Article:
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Analytical feminism is a line of philosophy that applies analytic concepts and methods to feminist issues and applies feminist concepts and insights to issues that have traditionally been of interest to analytic philosophers. Like all feminists, analytical feminists insist on recognizing and contesting sexism and androcentrism.
The term “analytical feminism” dates back to the early 1990s when the Society for Analytical Feminism was opened in at the University of Massachusetts Lowell. It was used as an opportunity to discuss and examine issues concerning analytical feminism; up to that point, feminism had been overshadowed by postmodernism and post-structuralism. Analytic feminists have attempted to rehabilitate certain ideas in order to find truth and to empower and liberate women. Analytic feminists during the 1990s played a vital role in contributing to the core areas of analytic philosophy, such as epistemology, metaphysics and the philosophy of science.
In 1995, the American philosophical magazine Hypatia published a special issue clarifying the meaning of analytic feminism in the mainstream Anglo-American analytical context and in the range of feminist philosophical positions. In this issue, the authors such as Ann Cudd of the University of Kansas, Ann Garry of California State University Los Angeles, and Lynn Hankinson Nelson of the University of Washington proposed that analytic feminism typically was unrecognized and somewhat depreciated by not only analytical philosophers but academic feminists as well.
Analytical feminism holds that the best way to counter sexism and androcentrism is through forming a clear conception of, and pursuing, truth, logical consistency, objectivity, rationality, justice and the good, while recognizing that these notions have often been perverted by androcentrism throughout the history of philosophy. Analytic feminists engage the literature traditionally thought of as analytic philosophy, but also draw on other traditions in philosophy as well as work by feminists working in other disciplines, especially sociology and biology. They, like most analytic philosophers value clarity and precision in argument and use logical and linguistic analysis to help them achieve that.
The majority of North American philosophers, including feminists, have over time received learning which is analytic in orientation. There has been a conscious effort to use the word ‘analytical’, the reason being that in philosophy there has been an inclination to tag all feminist work as tied to other methods to philosophy, whereas in truth much of the feminist work is closer in method to the analytic convention.
Analytical feminism asserts that there is a gender bias in the theoretical framework of international relations; in this context, gender does not refer to the "biological" differences between men and women, but the social ideas of masculine and feminine identities. Analytical feminists normally propose neo-realistic ideas and often detest use of domestic explanations for explaining interstate conduct as an instance of this bias. According to most analytic feminists, the best method for scholars to counter sexism and androcentrism in their work can be done by forming a clear conception of and practicing logical consistency and neutrality.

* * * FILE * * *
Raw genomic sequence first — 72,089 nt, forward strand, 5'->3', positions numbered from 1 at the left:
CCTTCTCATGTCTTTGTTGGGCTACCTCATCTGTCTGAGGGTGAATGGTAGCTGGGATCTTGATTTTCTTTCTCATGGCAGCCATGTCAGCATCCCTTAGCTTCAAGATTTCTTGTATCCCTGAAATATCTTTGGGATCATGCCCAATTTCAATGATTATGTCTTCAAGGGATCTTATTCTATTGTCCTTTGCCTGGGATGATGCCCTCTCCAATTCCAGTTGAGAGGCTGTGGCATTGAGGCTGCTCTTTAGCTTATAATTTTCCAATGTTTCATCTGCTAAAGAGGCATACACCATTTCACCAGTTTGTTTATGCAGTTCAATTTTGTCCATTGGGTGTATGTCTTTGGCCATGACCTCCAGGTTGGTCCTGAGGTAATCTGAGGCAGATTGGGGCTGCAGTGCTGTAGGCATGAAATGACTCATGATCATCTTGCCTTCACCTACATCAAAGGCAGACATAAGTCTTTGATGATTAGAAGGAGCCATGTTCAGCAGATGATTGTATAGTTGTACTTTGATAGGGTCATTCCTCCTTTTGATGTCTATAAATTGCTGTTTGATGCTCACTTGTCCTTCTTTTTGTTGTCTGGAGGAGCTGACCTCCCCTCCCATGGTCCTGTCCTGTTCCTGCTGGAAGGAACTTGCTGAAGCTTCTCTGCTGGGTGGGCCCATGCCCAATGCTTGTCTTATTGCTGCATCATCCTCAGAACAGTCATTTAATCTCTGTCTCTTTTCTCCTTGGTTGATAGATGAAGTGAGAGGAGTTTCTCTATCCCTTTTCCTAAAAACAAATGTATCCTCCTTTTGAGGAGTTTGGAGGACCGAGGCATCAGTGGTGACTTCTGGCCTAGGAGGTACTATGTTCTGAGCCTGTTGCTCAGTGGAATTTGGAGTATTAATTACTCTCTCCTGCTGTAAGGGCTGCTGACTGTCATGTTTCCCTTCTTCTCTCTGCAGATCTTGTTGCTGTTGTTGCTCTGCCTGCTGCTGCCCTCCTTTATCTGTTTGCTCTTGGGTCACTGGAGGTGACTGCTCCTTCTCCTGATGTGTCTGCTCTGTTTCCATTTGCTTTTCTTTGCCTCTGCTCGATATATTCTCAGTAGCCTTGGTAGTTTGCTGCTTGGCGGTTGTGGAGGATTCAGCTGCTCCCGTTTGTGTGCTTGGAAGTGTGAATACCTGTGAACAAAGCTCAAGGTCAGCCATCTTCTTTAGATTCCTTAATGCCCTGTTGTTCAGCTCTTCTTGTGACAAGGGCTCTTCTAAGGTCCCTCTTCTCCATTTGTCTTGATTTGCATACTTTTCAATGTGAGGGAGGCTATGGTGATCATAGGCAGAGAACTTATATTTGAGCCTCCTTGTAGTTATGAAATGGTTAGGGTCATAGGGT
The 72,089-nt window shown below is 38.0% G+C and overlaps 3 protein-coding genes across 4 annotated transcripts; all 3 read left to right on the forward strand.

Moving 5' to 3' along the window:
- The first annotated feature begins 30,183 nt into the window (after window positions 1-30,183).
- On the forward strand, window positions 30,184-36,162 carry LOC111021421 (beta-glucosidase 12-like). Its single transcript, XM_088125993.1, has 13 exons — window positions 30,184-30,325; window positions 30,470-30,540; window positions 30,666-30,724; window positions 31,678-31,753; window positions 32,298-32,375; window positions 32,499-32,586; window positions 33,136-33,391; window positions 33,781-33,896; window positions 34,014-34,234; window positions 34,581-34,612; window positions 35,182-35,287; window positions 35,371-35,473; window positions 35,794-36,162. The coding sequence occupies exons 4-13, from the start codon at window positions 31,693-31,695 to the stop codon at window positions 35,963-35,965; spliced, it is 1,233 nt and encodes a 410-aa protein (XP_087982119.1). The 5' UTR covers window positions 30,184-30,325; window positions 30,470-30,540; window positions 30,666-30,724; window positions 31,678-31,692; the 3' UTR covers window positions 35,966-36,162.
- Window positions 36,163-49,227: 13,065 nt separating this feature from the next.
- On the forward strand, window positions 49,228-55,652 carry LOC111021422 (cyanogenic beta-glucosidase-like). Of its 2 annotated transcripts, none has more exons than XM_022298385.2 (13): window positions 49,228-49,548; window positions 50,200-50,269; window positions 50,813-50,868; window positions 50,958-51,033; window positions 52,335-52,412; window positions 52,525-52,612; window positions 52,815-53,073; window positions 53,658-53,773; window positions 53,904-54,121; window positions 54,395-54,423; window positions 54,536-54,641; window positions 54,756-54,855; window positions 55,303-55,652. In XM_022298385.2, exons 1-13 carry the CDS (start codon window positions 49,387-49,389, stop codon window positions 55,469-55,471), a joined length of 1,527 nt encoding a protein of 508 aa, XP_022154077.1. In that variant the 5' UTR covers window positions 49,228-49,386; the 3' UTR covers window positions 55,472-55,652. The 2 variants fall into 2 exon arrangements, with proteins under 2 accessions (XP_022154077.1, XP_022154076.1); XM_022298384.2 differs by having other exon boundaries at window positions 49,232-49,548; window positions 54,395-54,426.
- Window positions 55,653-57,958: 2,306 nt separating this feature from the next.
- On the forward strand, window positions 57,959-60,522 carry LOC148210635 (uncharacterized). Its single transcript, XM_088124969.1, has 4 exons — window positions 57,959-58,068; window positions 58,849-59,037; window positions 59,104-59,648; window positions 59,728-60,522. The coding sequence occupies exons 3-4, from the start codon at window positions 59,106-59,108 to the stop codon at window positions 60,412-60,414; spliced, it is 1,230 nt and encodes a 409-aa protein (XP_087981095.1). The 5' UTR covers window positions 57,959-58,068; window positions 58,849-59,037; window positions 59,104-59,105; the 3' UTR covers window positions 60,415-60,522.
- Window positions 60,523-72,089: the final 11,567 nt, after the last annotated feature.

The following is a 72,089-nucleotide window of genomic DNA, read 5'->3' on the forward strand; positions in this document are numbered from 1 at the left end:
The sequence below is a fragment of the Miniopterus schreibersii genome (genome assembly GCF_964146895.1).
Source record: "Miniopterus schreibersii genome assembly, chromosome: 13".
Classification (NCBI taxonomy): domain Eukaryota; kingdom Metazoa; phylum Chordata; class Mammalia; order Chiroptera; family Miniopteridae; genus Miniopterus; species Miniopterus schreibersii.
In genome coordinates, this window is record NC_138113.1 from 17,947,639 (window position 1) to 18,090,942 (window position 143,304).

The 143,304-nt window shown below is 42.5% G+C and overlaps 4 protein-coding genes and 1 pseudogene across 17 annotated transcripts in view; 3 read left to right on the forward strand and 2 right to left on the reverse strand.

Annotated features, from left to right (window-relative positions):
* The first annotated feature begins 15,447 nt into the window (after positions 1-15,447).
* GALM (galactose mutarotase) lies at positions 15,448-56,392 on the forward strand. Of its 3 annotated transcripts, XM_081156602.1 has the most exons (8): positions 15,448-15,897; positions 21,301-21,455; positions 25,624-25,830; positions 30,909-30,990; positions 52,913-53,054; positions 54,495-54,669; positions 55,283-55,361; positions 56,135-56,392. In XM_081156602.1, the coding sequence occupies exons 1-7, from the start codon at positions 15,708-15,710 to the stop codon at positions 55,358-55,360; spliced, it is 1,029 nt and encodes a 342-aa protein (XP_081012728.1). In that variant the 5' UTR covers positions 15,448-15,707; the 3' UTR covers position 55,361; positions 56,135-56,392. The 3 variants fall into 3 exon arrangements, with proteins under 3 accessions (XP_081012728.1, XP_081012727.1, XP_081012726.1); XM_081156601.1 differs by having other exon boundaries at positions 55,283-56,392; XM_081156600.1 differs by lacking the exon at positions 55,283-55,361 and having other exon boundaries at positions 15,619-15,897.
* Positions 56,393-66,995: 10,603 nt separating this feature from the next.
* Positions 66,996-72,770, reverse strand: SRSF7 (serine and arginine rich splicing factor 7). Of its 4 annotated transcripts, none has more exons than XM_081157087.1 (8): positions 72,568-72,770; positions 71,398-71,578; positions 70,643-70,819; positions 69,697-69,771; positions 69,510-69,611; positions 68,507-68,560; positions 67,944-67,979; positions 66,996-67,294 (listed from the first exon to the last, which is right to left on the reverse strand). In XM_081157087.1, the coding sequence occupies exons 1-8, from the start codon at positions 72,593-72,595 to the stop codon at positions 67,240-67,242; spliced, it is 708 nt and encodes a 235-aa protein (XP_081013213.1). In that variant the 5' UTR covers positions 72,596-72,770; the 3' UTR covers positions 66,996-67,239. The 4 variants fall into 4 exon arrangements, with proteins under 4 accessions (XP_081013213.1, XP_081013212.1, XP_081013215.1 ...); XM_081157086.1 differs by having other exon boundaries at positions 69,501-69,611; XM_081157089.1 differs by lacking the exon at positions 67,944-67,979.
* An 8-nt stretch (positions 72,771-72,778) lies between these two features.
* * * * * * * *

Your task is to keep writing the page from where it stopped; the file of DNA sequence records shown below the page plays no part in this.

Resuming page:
Even though analytical feminists retain only some traditional concepts[clarification needed], it is not doctrinaire: Indeed, there is even a spirit of contrarianism within it. Nevertheless analytic feminists share a thing that we may call a "core desire" rather than a core principle, that is to say, the need to hold on to enough of the essential normative notions of the modern European tradition to aid the kind of normativity which is necessary for both feminist political theory and philosophy. This "core desire" finds its appearance by means of the core concepts of analytical feminism.
Analytic feminists' use of core ideas and their excerpt to the work of traditional analytic philosophers permit them to communicate with and build bridges amongst different types of scholars, for example, traditional analytic philosophers, other feminist philosophers, and, in some cases, scientists or scholars in social studies.
Analytic feminists usually suggest that feminist ethics and metaphysics should become a uniform way to establish criteria of adequacy; they maintain that a complete philosophical theory is one that functions for both women as well as men, often arguing for the significance of including a range of perspectives without necessarily upholding that there is something inherently critical about said perspectives. 
- Ann E. Cudd. "One Woman's Attempt at a Definition".
- Norco College - Riverside Community College District. "Society for Analytical Feminism".
- Monash University Publishing. "History of Analytical Feminism".
- "Hypatia-Special Issue: Analytic Feminism-August 1995". Wiley Online Library. Retrieved 12 October 2012.
- Alessandra Allegrini. "THE NATURALISM QUESTION. HOW TO RE-THINK THE ANALYTIC – CONTINENTAL DICOTHOMY FROM A FEMINIST EPISTEMOLOGICAL PERSPECTIVE".
- Samantha J., Brennan; Anita M., Superson (2005). Hypatia. pp. 1–9. ISSN 0887-5367.
- True, Jacqui, "Feminism" in Theories of International Relations, Scott Burchill et al., 3rd ed, Palgrave, p.221
- bookrags. "Analytic Feminism".
- Nelson, Jack; Nelson, Lynn Hankinson. Feminist Interpretations of W. V. Quine (2003 ed.). ISBN 978-0-271-02295-6.
- Moulton, Janice. Women, knowledge, and reality: explorations in feminist philosophy (1996 ed.). ISBN 978-0-415-90712-5.
- Ann, Garry,. "Analytic Feminism". The Stanford Encyclopedia of Philosophy (Spring 2011 ed.). ISBN 1-158-37777-0.